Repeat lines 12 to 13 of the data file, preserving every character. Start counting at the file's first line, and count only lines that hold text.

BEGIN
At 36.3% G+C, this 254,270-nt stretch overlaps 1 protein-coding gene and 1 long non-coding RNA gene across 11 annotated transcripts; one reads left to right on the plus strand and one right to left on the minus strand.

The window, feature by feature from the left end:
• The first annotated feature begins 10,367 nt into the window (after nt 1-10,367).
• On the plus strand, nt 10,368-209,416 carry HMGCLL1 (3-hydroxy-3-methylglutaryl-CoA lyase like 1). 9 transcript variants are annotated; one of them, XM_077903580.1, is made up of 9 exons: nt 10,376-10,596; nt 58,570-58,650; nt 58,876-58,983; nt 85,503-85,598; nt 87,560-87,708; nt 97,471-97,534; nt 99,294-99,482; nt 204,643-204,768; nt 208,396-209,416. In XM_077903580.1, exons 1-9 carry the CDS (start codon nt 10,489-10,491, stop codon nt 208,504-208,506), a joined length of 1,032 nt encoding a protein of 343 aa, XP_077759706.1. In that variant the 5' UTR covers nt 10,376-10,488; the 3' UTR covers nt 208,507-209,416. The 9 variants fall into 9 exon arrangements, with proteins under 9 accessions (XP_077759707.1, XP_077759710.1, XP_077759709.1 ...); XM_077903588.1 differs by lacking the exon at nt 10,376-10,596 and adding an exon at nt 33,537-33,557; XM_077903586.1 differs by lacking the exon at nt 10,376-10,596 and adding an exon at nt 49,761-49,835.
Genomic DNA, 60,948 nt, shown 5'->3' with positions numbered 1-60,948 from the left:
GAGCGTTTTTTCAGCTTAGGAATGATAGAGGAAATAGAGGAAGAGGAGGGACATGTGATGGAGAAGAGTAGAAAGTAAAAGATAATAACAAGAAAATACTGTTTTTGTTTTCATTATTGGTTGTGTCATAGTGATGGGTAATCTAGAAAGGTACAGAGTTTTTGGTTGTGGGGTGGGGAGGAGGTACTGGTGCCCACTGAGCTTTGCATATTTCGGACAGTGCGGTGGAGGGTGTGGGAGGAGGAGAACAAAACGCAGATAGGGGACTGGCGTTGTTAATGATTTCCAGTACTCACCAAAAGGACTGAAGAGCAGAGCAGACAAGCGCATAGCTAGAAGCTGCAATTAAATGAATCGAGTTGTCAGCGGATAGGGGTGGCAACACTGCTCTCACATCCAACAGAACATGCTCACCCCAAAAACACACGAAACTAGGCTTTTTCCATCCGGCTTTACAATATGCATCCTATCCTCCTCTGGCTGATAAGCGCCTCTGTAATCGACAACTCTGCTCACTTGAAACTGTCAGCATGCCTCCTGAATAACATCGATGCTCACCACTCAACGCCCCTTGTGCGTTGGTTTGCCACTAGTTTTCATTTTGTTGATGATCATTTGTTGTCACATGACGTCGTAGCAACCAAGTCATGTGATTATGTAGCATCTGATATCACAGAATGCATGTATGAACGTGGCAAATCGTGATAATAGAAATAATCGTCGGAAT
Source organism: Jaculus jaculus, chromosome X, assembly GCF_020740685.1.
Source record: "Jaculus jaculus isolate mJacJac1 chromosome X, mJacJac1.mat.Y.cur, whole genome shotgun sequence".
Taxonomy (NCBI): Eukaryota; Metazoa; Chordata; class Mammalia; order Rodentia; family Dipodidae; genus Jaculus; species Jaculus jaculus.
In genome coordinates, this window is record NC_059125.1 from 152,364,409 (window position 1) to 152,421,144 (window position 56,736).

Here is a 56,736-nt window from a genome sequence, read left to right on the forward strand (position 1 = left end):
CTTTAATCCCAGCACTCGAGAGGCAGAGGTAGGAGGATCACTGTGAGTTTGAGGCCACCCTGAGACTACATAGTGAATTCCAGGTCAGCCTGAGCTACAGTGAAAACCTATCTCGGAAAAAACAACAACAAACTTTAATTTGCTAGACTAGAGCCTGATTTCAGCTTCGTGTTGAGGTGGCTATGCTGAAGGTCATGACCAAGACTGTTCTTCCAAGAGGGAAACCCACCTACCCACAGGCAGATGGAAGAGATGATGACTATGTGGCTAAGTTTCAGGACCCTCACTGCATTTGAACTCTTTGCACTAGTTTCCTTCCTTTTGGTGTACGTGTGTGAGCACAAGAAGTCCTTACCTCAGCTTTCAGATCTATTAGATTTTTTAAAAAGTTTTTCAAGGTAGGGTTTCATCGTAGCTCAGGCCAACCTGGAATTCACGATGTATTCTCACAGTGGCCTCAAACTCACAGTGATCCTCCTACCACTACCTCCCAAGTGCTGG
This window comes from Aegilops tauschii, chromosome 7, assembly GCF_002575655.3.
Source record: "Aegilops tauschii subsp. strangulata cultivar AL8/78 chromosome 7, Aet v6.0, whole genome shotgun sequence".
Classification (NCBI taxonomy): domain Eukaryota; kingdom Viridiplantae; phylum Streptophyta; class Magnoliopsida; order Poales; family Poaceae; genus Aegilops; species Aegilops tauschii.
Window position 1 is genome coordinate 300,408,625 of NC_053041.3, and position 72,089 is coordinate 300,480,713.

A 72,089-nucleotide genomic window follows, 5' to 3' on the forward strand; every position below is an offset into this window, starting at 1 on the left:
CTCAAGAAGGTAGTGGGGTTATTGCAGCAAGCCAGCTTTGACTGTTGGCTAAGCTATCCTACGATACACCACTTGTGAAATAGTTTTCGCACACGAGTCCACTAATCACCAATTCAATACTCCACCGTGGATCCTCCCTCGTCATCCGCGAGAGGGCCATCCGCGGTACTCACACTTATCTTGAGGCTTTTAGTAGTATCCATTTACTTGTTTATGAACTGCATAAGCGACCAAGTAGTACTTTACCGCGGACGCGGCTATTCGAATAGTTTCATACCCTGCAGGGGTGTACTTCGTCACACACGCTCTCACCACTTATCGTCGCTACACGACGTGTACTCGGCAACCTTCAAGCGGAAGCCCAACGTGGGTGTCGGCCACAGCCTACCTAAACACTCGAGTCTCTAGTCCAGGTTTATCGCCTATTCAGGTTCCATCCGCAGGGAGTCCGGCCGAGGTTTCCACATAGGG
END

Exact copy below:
CTTTAATCCCAGCACTCGAGAGGCAGAGGTAGGAGGATCACTGTGAGTTTGAGGCCACCCTGAGACTACATAGTGAATTCCAGGTCAGCCTGAGCTACAGTGAAAACCTATCTCGGAAAAAACAACAACAAACTTTAATTTGCTAGACTAGAGCCTGATTTCAGCTTCGTGTTGAGGTGGCTATGCTGAAGGTCATGACCAAGACTGTTCTTCCAAGAGGGAAACCCACCTACCCACAGGCAGATGGAAGAGATGATGACTATGTGGCTAAGTTTCAGGACCCTCACTGCATTTGAACTCTTTGCACTAGTTTCCTTCCTTTTGGTGTACGTGTGTGAGCACAAGAAGTCCTTACCTCAGCTTTCAGATCTATTAGATTTTTTAAAAAGTTTTTCAAGGTAGGGTTTCATCGTAGCTCAGGCCAACCTGGAATTCACGATGTATTCTCACAGTGGCCTCAAACTCACAGTGATCCTCCTACCACTACCTCCCAAGTGCTGG
This window comes from Aegilops tauschii, chromosome 7, assembly GCF_002575655.3.